Today the Locus Awards were announced. A full list of the winners and finalists can be found here. I’m going to briefly touch on the winners, and also compare these winners to this year’s Nebula Winners, since I didn’t get a chance to cover them.
Here are the Locus Winners in each category:
Science Fiction Novel: Network Effect – Martha Wells
Fantasy Novel: The City We Became – N.K. Jemisin
Horror Novel: Mexican Gothic – Silvia Moreno-Garcia
Young Adult Novel: A Wizard’s Guide to Defensive Baking – T. Kingfisher
First Novel: Elatsoe – Darcie Little Badger
Novella: Ring Shout – P. Djèlí Clark
Novelette: The Pill – Meg Elison
Short Story: Little Free Library – Naomi Kritzer
Anthology: The Book of Dragons – Johnathan Strahan
Collection: The Hidden Girl and Other Stories – Ken Liu
Editor: Ellen Datlow
Artist: John Picacio
Non-Fiction: The Magic of Terry Pratchett – Marc Burrows
Illustrated/Art Book: The Art of NASA: The Illustrations that Sold the Missions – Piers Bizony
Normally I would start these types of posts off by talking about the novels, but since I’ve been talking about the short stories a lot, I’m going to start there instead. The winner in this category is Naomi Kritzer’s Little Free Library, a charming tale about a library literally leading to a fantasy world and the strange interactions the librarian has with a denizen of this other world. Little Free Library didn’t get a nomination for the Nebula Award, and that award went to John Wiswell’s Open House on Haunted Hill. Open House was one of my favourite stories of the ballot, and one of only two short stories nominated for the Locus, Nebula and Hugo award this year. In my last post, I wondered if Open House would win all three awards, but now we know that the answer is no. Little Free Library is a very worthy winner, and I’m interested in seeing how it goes at the Hugo Awards. I think the ballot for the Short Story Hugo Award is super competitive this year; especially now that it has two winners of other prestigious awards on it.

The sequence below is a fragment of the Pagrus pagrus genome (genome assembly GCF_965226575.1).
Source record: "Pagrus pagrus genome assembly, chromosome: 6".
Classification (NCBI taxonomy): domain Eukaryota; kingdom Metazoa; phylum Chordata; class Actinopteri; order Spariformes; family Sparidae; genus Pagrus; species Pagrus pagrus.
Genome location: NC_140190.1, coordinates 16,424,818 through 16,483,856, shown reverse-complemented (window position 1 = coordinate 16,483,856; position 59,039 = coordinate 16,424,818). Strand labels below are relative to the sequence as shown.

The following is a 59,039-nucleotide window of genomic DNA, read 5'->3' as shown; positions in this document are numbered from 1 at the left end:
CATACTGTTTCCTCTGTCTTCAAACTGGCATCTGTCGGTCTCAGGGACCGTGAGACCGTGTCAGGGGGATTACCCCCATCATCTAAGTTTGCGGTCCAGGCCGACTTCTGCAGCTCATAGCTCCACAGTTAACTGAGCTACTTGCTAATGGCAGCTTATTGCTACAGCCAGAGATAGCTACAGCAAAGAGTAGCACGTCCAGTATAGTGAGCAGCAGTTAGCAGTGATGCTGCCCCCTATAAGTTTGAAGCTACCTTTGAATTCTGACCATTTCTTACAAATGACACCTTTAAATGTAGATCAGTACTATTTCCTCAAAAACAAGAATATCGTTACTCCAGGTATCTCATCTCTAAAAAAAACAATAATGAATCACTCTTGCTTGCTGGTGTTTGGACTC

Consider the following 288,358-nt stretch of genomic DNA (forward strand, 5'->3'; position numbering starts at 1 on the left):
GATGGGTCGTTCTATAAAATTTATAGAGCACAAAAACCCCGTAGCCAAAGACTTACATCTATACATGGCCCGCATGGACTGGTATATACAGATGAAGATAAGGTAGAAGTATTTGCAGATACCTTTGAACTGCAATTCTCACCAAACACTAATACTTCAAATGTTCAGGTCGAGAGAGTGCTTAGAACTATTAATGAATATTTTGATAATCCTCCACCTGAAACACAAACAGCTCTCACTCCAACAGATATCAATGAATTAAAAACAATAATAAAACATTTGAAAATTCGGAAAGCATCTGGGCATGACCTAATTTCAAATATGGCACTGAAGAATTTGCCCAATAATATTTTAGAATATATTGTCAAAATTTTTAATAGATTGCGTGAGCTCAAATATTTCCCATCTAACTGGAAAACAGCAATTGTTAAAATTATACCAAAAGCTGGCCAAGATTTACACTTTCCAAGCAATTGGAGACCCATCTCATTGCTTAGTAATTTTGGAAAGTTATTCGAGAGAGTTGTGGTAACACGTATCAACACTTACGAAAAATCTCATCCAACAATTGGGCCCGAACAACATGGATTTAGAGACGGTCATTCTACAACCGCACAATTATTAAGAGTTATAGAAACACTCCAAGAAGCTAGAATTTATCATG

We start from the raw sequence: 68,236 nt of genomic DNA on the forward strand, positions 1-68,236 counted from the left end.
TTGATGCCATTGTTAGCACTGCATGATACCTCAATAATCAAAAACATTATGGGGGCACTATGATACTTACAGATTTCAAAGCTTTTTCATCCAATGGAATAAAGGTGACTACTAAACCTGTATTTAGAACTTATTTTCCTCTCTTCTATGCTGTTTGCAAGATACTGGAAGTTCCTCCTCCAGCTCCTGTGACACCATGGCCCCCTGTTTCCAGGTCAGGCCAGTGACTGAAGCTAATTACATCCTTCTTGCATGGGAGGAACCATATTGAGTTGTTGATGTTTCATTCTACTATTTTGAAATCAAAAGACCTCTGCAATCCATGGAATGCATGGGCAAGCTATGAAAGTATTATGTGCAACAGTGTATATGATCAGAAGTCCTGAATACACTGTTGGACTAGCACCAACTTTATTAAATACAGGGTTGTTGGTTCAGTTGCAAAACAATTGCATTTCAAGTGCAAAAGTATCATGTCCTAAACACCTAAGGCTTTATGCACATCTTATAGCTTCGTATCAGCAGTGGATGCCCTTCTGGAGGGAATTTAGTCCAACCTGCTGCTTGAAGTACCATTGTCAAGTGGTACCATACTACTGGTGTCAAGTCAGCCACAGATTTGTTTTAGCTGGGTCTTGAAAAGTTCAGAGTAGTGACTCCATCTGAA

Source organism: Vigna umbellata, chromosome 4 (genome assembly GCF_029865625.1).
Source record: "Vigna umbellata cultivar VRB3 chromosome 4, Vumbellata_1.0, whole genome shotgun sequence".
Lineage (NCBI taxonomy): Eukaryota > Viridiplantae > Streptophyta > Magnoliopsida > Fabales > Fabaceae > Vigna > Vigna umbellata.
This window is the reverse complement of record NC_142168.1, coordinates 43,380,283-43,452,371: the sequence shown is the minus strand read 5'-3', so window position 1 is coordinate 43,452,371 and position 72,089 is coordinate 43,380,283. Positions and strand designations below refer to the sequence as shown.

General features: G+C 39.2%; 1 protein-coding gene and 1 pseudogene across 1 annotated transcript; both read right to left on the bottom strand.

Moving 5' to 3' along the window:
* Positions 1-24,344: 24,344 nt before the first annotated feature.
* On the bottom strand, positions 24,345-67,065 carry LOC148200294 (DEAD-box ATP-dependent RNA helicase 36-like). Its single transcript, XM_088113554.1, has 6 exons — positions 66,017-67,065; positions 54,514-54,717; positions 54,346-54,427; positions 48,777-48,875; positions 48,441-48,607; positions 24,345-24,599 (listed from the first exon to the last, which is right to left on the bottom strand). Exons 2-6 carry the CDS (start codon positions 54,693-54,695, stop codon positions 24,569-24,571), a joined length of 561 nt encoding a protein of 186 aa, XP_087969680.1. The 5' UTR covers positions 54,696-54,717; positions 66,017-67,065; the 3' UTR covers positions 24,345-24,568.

Unlike the Nebula and Hugo Awards, the Locus Award has five different novel categories, and I am happy for all five winners. Elatsoe (Best First Novel) is the one I’ve most recently read, after wanting to check it out for a long time. I haven’t had a chance to rave about this book yet, but it is so good. Very much a young adult book, but full of such amazing worldbuilding and great characters. Also manages to have teen heroes without resorting to the ‘adults are useless’ trope, which can risk breaking the suspension of disbelief. Also, ghost trilobites are so cool. Not that ghost dogs aren’t – there was such a good ghost doggy in this story and I loved him – but I like trilobites.
The winner of the Best Science Fiction category is Martha Well’s Network Effect, the fifth book in the acclaimed Murderbot Diaries series and also the winner of the Nebula Award for Best Novel. It’s also a contender for the Hugo Award, and I feel it has a good chance at winning all three now. Murderbot is an amazing character that everyone seems to love, myself included. Network Effect isn’t the first entry in the series to have been recognized. The first entry, All Systems Red won the Hugo, Nebula and Locus awards for best Novella in 2018, and the second novella, Artificial Condition won the Hugo and Locus awards the following year. I’m not sure if I enjoyed the plot of Network Effect as much as I liked the plot the four novellas, but I loved all the character moments and action scenes Network Effect treats us to, and I’m glad that Murderbot’s first novel-length book is getting so much love. I’ll touch more on what I loved about Network Effect (and best Fantasy Novel winner The City We Became) when I do my Pokémon themed Hugo Nominee reviews.
The last story I really want to talk about is Best Novella winner Ring Shout by P. Djèlí Clark. The description interested me, but I wasn’t prepared for just how freaking creepy this book is. I heard someone singing the little nursery rhyme that the baddie Butcher Clyde sings, and it made me shudder. PDC has written a tale of visceral gore and eldritch horrors that also examines the horrors of slavery and racism. The concept – that Lovecraftian monsters have infiltrated the KKK – may seem like it would trivialize the very real horror that is the KKK in the 20s… but no, it doesn’t. Not with P. Djèlí Clark running the show. This is one of the best horror stories, and one of the best historical fantasies I have read in a long time. It is genuinely horrific. I attribute that to P. Djèlí Clark’s writing, but since I listened to the audiobook version of this story I also have to give huge credit to narrator Channie Waits. She did an excellent job portraying the dialects used, and in conveying the terror and pain our protagonist Maryse feels. Ring Shout has now won both the Nebula and the Locus award this year, and I’ll be very surprised if it doesn’t also take out the Hugo.
The Locus Award puts out a huge ballot every year, and I see a lot of titles on the list that often don’t make it onto my radar in any other way. I’m excited for the winners and nominees that I did recognize, but also looking forward to discovering some gems that I haven’t encountered before. I am also getting more pumped for the Hugo Awards, which would normally be just around the corner, but this year has been pushed back until December. You can look forward to reading more reviews from me before then.